Philip Alcabes discusses myths of health, disease and risk.

Science, Race, and Silence

The coverage of the Feb. 12th shootings at the University of Alabama in Huntsville has been preoccupied, by and large, with the accused killer.   There are details about her background, the 1986 shooting of her brother, her training at Harvard, the 1993 investigation of a bomb mailed to a Harvard professor, her research, her publications, her tenure case at UAH, her husband.

And there has been new talk about the usual issues:  The  perpetual vexation about tenure.  The problem of safety on campuses.   The question, now customary, of whether a shooter’s  writing offers any clues to her or his psyche.

But there hasn’t been much discussion about the victims.  Two of the three who were killed, Maria Ragland Davis and Adriel D. Johnson, Sr., were African American professors.  All three of the deceased — the other, Prof. Gopi Podila, was department chair — were known for their support of students, according to obituaries published by the Chronicle of Higher Education.   This in itself is both laudable and rare enough, in a field increasingly driven by the quest for research grants, to deserve mention.  But the sudden death of two science professors who were themselves black Americans and who devoted themselves to educating black students in the sciences is a particularly profound loss to higher education.

That Dr. Ragland Davis was a black woman, one of the rarest of beings in the scientific professoriate, makes the loss particularly poignant.

Statistics are no solace, of course.  But the silence about the loss of two black American professors who died by gunfire is part of the greater, even more stunning, silence about the great many black Americans who die by gunfire every year.

In 2006, the last year for which complete data have been posted by the National Center for Health Statistics (see table 18), 30,896 Americans died by gunshot.  Almost half, 12,791, were murders.  That’s 35 firearm murders per day, on average.   About one every 40 minutes.

Black Americans are over twice as likely to die by gunshot than are white Americans (see table 19 at the link above).  The gunshot death rates are roughly 22 deaths per 100,000 per year and roughly 9 per 100,000 per year, respectively.  Those risks have been remarkably constant, even as deaths from Americans’ main form of deadly mishap, vehicle crashes, have declined.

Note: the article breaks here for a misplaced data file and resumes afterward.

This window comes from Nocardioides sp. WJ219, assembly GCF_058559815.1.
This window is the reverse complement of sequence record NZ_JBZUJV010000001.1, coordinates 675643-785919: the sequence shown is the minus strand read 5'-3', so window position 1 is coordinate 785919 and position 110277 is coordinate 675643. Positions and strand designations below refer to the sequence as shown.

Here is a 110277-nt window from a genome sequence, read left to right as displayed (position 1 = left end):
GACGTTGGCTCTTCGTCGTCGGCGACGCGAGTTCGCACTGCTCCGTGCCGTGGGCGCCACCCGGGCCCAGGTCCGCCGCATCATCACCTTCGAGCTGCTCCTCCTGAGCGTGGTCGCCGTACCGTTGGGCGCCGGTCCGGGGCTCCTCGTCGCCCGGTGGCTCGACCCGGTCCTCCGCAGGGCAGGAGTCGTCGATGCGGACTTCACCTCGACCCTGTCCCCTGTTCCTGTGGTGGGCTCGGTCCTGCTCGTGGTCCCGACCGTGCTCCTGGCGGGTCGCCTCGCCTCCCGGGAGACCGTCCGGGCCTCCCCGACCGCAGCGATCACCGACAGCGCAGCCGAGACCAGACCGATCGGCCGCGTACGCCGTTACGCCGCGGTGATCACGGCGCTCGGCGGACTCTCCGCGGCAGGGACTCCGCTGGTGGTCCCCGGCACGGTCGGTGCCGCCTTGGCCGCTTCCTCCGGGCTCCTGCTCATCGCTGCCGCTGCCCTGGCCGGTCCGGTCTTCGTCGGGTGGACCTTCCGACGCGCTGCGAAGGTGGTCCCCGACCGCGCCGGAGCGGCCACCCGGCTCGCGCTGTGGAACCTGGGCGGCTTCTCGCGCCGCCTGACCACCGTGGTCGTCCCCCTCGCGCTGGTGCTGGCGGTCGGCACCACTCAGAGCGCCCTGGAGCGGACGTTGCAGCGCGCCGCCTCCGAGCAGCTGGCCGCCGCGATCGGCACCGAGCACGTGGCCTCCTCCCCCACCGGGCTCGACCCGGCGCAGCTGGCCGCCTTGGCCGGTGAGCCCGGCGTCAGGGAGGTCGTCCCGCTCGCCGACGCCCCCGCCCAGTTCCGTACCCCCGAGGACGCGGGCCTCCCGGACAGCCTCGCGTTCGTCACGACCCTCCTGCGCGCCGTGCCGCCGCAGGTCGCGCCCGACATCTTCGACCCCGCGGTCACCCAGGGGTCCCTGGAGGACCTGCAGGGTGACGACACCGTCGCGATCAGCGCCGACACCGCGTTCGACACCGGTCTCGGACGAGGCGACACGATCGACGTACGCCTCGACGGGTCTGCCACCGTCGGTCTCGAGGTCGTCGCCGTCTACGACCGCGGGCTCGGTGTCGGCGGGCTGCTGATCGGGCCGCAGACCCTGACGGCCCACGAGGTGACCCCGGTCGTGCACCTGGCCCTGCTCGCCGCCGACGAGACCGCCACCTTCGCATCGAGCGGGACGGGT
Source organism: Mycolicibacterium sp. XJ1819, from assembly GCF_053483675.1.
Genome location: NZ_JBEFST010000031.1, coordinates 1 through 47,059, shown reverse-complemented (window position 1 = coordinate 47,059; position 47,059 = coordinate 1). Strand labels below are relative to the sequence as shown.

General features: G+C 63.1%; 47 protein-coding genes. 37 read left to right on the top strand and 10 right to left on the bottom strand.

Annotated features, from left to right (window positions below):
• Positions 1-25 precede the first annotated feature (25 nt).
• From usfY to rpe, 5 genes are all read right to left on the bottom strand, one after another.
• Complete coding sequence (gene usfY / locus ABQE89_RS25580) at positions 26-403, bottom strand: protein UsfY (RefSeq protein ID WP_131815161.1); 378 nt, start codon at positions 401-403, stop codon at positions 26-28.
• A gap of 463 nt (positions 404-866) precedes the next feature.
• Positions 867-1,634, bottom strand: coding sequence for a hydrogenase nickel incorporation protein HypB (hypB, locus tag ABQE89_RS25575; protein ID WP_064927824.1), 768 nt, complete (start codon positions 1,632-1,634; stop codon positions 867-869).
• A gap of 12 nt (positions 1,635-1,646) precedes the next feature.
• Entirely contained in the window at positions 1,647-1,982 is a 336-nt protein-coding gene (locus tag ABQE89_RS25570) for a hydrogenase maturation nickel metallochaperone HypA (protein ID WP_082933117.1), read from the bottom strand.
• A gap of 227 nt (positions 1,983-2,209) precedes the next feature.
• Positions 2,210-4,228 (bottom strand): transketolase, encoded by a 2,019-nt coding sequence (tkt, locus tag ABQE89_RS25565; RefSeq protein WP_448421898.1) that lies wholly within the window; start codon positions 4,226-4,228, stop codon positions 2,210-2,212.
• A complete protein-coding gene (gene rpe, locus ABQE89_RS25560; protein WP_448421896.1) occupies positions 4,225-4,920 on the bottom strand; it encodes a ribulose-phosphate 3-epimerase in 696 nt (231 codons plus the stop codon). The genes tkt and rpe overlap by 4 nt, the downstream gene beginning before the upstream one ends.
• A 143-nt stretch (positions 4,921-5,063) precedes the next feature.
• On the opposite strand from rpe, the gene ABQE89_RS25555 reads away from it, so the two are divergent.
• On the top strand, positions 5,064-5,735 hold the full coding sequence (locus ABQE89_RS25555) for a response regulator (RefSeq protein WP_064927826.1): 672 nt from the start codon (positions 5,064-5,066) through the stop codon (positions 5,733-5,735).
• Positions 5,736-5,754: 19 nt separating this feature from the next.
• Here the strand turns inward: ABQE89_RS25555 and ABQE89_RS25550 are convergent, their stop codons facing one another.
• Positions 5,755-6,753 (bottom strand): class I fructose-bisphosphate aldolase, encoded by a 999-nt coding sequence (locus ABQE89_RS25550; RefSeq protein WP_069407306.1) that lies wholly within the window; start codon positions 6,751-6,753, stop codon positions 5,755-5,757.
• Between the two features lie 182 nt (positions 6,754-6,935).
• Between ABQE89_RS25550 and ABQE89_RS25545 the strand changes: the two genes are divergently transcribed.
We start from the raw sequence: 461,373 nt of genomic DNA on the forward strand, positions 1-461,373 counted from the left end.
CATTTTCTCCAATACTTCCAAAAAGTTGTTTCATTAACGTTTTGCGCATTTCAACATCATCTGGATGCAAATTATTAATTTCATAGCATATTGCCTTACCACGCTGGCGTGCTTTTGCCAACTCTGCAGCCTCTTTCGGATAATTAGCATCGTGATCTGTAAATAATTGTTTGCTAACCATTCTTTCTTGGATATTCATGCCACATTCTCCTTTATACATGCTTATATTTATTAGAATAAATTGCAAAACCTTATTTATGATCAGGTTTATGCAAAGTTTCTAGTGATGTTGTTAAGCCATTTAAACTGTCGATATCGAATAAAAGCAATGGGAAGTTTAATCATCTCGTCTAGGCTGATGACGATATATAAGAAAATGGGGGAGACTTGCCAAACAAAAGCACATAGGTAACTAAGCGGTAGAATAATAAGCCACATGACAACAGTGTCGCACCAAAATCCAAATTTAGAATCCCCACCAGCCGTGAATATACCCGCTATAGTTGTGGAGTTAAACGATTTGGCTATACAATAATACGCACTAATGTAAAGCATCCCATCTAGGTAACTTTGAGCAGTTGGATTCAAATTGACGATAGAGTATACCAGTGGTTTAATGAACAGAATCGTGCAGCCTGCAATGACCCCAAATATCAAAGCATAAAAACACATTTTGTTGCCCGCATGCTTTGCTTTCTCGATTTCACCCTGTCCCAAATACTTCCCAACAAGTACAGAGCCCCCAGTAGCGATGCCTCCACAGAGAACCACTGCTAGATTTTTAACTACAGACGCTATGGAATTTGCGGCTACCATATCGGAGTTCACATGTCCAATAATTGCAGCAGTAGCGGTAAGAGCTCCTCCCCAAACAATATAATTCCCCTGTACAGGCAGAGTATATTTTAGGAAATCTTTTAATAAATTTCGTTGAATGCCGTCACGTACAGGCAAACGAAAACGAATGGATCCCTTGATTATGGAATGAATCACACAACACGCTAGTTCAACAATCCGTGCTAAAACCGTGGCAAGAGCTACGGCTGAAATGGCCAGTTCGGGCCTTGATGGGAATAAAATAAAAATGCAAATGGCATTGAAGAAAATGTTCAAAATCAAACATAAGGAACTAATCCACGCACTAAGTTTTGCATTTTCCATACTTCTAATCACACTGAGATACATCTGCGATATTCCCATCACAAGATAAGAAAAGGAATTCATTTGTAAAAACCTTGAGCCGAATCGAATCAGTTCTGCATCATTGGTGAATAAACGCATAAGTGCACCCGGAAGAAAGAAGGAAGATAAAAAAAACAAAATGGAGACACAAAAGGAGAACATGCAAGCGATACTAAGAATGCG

This is not a plea for gun control.  Better gun control laws would allow a lot of people to live longer, and improve the public’s health — but we hear such pleas every time  a multiple shooting makes the news.  That’s not the point here.

The point is the problem of giving chances to people who haven’t had them.  Or, to put it more bluntly, the point is race.

In particular, the impossibility, still, of talking about how science should be done by people who have not historically been included in shaping it and defining it.  By people other than the ones who, at least until recently, made all the decisions about what’s worth studying and what’s worth changing.  By women, by black Americans, by people who grew up poor, by people who did not attend elite universities on the east coast or in California.

Universities — the elite ones and the many non-elite ones — are indispensable in the endeavor to change science, for all sorts of reasons.  Maybe the best reason is the presence of professors who support and encourage students who aren’t drawn from the usual class of people.

The deaths at UAH should be an occasion for great mourning, not only for professors who died doing their work, but for the project of changing science.  If the silence over the Huntsville victims were the silence of grief, it wouldn’t seem so bad.  But I think it’s the silence of not really caring, or of not wanting to face a shameful truth.  Compared to talking about the links among race, science, and education… well, it’s less taxing to wonder about the shooter’s unpublished novel.